I'm trying to prove the inequality below:

$$ \frac{\sum^{n/2 + \sqrt{n}}_{j=0} {n \choose j}}{2^n} \geq 0.95 $$

I have no idea where to start. I have tried to fill in the formula for small values of n and I see that it holds but I'm unable to proof this. Can anyone give a hint on how to prove this?

Any help would be greatly appreciated.

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    $\begingroup$ Presumably one wants the upper limit of the sum to be something $\left\lceil \frac{n}{2} + \sqrt{n}\right\rceil$. $\endgroup$ – Travis Willse Oct 13 '15 at 20:47
  • $\begingroup$ just a suggestion: try finding lower bound on the numerator (it doesn't exist in closed form), perhaps reducing it to Geometric series. $\endgroup$ – Alex Oct 13 '15 at 21:17
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    $\begingroup$ There shouldn't be a square root in the denominator; the numerator is certainly greater than $0.5\cdot2^n$. $\endgroup$ – joriki Oct 14 '15 at 0:45
  • $\begingroup$ @joriki you're right, I've changed my question! $\endgroup$ – Devos50 Oct 14 '15 at 7:15
  • $\begingroup$ check the Travis comment..he is right..because for n=2, it gives $1+\sqrt 2$ which is not an integer..@Devos50 $\endgroup$ – David Oct 14 '15 at 7:26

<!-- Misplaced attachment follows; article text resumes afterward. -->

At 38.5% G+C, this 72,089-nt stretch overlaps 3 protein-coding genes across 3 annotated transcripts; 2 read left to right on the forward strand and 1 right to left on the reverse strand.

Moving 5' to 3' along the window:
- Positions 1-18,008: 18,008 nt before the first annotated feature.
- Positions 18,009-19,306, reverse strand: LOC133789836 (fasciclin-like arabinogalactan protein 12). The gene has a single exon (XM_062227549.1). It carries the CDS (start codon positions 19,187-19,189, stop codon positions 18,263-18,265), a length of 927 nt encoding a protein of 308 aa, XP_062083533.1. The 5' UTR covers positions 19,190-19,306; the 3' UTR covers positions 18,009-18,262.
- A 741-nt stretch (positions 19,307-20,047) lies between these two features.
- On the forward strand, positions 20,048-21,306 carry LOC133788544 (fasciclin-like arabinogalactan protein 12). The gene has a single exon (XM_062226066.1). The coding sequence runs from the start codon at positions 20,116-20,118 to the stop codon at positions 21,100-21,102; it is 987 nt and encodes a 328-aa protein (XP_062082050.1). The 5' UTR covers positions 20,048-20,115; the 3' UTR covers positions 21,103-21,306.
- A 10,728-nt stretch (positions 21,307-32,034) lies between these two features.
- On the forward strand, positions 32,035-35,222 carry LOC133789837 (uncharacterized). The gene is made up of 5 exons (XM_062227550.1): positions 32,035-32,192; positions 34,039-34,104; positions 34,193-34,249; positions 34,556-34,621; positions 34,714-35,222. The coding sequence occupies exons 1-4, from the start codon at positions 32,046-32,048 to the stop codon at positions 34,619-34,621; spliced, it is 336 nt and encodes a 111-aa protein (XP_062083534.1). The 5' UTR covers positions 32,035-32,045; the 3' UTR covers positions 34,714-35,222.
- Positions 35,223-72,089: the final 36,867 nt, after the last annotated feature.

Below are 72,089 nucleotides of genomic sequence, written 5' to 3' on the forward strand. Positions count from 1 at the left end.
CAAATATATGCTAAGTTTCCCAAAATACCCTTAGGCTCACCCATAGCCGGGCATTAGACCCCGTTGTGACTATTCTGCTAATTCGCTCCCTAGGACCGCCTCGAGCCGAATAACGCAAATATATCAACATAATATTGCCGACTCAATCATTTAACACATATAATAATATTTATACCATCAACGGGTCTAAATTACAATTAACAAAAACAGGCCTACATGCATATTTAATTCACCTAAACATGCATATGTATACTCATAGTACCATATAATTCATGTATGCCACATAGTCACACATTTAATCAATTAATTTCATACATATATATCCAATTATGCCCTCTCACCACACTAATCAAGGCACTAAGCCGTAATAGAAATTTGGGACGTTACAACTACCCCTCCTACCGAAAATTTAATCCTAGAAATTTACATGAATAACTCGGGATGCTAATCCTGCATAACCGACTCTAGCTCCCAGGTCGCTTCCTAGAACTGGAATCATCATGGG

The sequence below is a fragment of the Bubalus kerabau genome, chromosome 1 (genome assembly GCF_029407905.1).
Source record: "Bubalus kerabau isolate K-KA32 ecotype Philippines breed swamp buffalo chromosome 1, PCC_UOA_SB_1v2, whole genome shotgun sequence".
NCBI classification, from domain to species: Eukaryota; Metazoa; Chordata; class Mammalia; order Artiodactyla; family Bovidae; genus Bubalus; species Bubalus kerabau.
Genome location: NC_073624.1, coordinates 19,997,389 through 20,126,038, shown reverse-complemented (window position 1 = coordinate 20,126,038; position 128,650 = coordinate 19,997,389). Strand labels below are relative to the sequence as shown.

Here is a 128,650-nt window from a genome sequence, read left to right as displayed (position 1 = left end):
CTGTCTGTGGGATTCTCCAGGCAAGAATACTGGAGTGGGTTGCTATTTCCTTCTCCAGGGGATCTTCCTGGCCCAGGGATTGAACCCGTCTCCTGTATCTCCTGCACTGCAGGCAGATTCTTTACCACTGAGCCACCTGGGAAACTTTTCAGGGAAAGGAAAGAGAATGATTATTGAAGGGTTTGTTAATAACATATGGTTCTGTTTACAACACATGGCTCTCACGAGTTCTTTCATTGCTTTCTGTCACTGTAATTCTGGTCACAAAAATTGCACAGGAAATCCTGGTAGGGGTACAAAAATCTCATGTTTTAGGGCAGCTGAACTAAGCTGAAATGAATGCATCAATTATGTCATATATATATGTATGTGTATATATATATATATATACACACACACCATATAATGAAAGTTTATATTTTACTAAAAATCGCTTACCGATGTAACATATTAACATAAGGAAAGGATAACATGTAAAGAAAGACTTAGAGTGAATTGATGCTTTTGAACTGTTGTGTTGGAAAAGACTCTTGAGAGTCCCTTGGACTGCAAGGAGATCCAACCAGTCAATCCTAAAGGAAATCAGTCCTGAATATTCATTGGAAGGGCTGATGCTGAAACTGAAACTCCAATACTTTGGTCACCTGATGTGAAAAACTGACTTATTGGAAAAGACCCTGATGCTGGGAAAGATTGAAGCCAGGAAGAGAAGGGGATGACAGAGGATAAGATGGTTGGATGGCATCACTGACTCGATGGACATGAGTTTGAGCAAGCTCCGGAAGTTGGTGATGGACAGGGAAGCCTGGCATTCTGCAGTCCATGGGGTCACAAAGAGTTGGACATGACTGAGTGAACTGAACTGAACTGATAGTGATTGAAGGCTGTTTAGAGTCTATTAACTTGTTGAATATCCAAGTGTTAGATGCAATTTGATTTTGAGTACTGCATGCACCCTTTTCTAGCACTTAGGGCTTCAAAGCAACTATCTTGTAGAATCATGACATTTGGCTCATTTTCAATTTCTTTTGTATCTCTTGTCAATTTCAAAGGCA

This expression can be interpreted as the probability that the number of heads obtained in $n$ tosses of a fair coin is less than or equal to $\mu+2\sigma$, where $\mu=\frac{n}{2}$ and $\sigma=\frac12 \sqrt{n}$ are the expected value and the standard deviation of the number of heads.

  • $\begingroup$ I managed to prove it indeed by approximating the Bernoulli distribution I got with a normal distribution. It turned out that the z-score is always 2, giving a probability of at least 0.97. I also assumed that n is large enough for the approximation to make sense. $\endgroup$ – Devos50 Oct 15 '15 at 12:11

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